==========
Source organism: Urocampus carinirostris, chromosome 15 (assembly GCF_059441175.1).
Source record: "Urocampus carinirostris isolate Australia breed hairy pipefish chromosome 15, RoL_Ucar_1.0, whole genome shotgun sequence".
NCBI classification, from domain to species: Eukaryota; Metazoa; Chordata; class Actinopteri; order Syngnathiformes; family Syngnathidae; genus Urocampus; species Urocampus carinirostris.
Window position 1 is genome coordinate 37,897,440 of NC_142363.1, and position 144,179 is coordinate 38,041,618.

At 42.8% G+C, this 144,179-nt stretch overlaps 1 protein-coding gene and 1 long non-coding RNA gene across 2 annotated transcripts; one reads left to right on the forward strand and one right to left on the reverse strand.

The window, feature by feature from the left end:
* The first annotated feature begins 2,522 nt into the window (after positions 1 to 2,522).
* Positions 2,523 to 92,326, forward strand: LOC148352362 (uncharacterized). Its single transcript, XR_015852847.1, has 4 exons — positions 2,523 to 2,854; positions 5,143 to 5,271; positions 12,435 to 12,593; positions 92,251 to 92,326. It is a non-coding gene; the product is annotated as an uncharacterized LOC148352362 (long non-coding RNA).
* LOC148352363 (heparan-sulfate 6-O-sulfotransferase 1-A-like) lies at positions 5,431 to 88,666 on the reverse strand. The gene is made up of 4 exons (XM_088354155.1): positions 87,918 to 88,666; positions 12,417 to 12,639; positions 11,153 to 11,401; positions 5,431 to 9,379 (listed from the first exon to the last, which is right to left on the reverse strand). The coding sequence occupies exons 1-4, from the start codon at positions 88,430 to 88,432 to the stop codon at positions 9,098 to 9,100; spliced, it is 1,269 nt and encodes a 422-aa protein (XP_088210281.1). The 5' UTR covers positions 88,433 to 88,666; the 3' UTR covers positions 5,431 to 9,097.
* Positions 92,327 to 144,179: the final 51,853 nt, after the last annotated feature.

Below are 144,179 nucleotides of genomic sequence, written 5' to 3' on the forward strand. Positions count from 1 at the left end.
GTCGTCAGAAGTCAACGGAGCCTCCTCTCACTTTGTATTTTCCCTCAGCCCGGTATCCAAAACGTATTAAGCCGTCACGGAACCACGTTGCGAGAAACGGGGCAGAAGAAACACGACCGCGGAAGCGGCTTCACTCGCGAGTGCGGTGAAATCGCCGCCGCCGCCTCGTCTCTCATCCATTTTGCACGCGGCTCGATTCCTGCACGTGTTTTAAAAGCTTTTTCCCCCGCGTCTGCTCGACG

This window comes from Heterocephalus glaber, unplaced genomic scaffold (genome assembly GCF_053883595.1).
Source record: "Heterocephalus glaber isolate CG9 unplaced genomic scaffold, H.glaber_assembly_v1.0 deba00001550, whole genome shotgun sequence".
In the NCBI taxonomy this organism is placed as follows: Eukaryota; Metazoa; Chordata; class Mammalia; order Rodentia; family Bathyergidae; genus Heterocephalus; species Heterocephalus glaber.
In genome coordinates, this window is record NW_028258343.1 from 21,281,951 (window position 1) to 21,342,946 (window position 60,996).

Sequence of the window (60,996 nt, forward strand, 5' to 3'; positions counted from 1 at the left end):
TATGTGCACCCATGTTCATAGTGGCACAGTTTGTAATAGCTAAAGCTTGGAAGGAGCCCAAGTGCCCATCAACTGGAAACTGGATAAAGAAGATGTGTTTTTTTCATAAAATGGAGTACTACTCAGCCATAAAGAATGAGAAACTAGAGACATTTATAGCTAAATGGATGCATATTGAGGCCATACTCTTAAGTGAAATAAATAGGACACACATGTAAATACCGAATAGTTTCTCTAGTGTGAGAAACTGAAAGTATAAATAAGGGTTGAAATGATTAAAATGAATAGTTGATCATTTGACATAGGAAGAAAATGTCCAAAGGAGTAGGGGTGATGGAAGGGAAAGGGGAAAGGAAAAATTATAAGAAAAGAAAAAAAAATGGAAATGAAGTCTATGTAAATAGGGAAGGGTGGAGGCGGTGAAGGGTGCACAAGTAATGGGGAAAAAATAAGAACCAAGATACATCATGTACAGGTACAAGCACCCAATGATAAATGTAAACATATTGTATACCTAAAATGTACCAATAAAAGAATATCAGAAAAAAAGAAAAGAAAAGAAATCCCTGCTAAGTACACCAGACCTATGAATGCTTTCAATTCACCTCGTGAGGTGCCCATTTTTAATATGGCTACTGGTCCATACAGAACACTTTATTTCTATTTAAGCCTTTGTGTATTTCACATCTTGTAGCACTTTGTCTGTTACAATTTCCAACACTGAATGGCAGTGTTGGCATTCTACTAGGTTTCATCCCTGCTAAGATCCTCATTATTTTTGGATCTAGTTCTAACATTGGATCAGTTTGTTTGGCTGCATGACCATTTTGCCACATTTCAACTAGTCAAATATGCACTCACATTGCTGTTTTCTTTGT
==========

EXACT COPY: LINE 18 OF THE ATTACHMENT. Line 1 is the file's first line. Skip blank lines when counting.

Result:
TATGTGCACCCATGTTCATAGTGGCACAGTTTGTAATAGCTAAAGCTTGGAAGGAGCCCAAGTGCCCATCAACTGGAAACTGGATAAAGAAGATGTGTTTTTTTCATAAAATGGAGTACTACTCAGCCATAAAGAATGAGAAACTAGAGACATTTATAGCTAAATGGATGCATATTGAGGCCATACTCTTAAGTGAAATAAATAGGACACACATGTAAATACCGAATAGTTTCTCTAGTGTGAGAAACTGAAAGTATAAATAAGGGTTGAAATGATTAAAATGAATAGTTGATCATTTGACATAGGAAGAAAATGTCCAAAGGAGTAGGGGTGATGGAAGGGAAAGGGGAAAGGAAAAATTATAAGAAAAGAAAAAAAAATGGAAATGAAGTCTATGTAAATAGGGAAGGGTGGAGGCGGTGAAGGGTGCACAAGTAATGGGGAAAAAATAAGAACCAAGATACATCATGTACAGGTACAAGCACCCAATGATAAATGTAAACATATTGTATACCTAAAATGTACCAATAAAAGAATATCAGAAAAAAAGAAAAGAAAAGAAATCCCTGCTAAGTACACCAGACCTATGAATGCTTTCAATTCACCTCGTGAGGTGCCCATTTTTAATATGGCTACTGGTCCATACAGAACACTTTATTTCTATTTAAGCCTTTGTGTATTTCACATCTTGTAGCACTTTGTCTGTTACAATTTCCAACACTGAATGGCAGTGTTGGCATTCTACTAGGTTTCATCCCTGCTAAGATCCTCATTATTTTTGGATCTAGTTCTAACATTGGATCAGTTTGTTTGGCTGCATGACCATTTTGCCACATTTCAACTAGTCAAATATGCACTCACATTGCTGTTTTCTTTGT